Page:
Constructing an Islamic Model in Two Malaysian States: PAS Rule in Kelantan and Terengganu

By Stark, Jan | SOJOURN: Journal of Social Issues in Southeast Asia, April 2004 | Go to article overview

Constructing an Islamic Model in Two Malaysian States: PAS Rule in Kelantan and Terengganu


Stark, Jan, SOJOURN: Journal of Social Issues in Southeast Asia


Since the fall of communism a new world order is emerging in which political Islam develops into one of the major players: Islam not only provides a new stimuli for the re-definition of political models as well as social and cultural identity but also constitutes a crucial part of globalization as one of its most outspoken critics. It does the latter by highlighting the uneven development inherent in Western concepts and challenging the social/moral impetus of a largely growth-oriented approach to capitalism. At the same time, Islam tries to present alternative social and cultural models that arise from its own perception of an all-compassing belief-system that in practice is heavily fragmented along social and cultural lines. The particularistic answers arising from various Islamic backgrounds, however, emerge from an increasingly global setting of policy-making that is similarly multi-faceted. In the case of Malaysia, these ambiguities of modernization have become more focused than in many other Islamic countries. As one of the most outstanding examples of rapid development, Malaysia provides a showcase of how a society can undergo both political and cultural change while trying to construct a non-Western modernity centring on Asian and specifically Islamic traditions and values. At the same time its political system provides for a relatively higher level of participation, at least compared with many other Islamic countries, thus enabling opposition parties to come up with alternative social models.

In this context, the Islamic Pard Islam SeMalaysia (PAS) provides an interesting example with its attempt at constructing and enforcing a system of "Islamic democracy" in the two east coast states of Kelantan and Terengganu. PAS has governed these states since 1990 and 1999 respectively. Islamic governance in these states will be examined politically, economically, and socially by assessing PAS' background and development. It will be asked how PAS' Islamic administration differs from the Islamic mainstream policies proposed by the ruling Barisan Nasional (BN) (1) coalition and to what extent PAS is hampered by constitutional as well as political considerations in a multi-ethnic society.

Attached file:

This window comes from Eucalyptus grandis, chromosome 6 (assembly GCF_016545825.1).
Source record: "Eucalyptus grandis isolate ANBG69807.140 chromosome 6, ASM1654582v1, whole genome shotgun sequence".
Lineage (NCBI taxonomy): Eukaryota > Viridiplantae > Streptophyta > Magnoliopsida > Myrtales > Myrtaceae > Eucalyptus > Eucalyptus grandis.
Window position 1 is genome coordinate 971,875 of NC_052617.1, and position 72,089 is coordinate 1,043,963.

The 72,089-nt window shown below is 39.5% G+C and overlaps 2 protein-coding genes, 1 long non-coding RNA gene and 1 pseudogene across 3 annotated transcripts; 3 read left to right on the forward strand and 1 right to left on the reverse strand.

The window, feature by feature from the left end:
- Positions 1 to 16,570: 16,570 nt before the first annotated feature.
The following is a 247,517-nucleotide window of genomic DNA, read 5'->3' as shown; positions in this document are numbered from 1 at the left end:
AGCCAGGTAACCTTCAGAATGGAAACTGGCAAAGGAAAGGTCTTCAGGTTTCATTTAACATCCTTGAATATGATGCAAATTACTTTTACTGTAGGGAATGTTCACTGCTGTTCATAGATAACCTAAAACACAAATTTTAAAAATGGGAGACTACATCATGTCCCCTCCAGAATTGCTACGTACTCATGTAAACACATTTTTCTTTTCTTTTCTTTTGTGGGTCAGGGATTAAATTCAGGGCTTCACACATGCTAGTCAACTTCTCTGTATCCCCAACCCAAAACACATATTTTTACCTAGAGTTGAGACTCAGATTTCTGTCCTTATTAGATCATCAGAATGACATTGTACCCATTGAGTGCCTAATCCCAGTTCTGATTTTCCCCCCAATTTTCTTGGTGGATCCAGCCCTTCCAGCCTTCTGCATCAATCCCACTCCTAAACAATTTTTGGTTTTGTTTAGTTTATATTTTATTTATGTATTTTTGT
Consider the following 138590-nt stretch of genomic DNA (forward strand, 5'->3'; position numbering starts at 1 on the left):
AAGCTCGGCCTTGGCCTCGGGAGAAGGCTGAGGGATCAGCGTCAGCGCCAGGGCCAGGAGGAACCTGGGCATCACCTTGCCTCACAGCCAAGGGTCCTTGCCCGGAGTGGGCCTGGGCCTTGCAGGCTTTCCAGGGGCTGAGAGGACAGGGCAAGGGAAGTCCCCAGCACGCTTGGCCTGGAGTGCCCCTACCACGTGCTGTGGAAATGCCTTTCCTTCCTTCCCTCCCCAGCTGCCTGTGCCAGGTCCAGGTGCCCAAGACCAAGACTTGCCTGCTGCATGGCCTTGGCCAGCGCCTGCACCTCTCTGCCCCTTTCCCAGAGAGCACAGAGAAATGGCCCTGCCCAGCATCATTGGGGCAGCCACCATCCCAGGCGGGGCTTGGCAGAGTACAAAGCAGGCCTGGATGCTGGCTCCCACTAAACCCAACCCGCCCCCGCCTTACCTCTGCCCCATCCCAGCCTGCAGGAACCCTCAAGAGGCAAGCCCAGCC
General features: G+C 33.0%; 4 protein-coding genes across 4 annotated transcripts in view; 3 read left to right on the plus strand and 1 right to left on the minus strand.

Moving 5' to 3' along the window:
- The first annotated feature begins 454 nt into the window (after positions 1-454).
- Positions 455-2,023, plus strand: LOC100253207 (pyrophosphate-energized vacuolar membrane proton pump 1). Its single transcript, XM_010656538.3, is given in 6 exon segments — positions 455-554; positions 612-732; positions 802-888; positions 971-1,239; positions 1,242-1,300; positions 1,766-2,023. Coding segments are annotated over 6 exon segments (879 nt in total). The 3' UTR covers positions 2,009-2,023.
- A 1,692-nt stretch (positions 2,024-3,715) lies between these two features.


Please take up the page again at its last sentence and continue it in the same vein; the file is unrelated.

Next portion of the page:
Paradigm Shift within PAS

>From Nationalism to Islamic State

Burhanuddin al-Helmy, the founder of PAS, had already in the 1960s explicitly voiced the dilemma in which his party had been caught by incorporating two positions into its political programme that are hardly compatible: representing Malay nationalist interests while at the same time defending universal Islamic principles (Burhanuddin al-Helmy 1964). Unlike UMNO, the leading nationalist Malay party in the ruling BN, PAS has always defined itself through Islam and has therefore been in a permanent conflict between nationalism--condemned as assabiyah by Islamists (2)--and the universality of a religion defining itself by the total submission to divine principles. With the emergence of the dakwah movement in the late 1970s--the call to go back to the "roots" of Islam--and an ensuing Islamization of the public sphere, the nationalist-Islamic ambiguity has become even more apparent and has led to frictions within the party. Resistance particularly emerged after PAS joined the ruling coalition in 1974, which was seen as a betrayal of the Islamic cause by the ulama in the party who opposed the rather nationalist-inclined leadership under Mohamad Asri.

Its failure to function as a component within the BN government in late 1977 considerably changed the profile of PAS. Leaving nationalist Malay politics behind, the party openly confessed its Islamic identity. Several steps were taken to "Islamize" the outlook of the party: through establishing a Majlis Shura as the highest decision-making body within the party, the religious leadership of the ulama was secured. At the same time the PAS General Assembly in October 1982 decided to limit the influence of the party president in favour of the Islamic principle of musyawarah, which is based on common consensus (Pushpa 1984, pp. …

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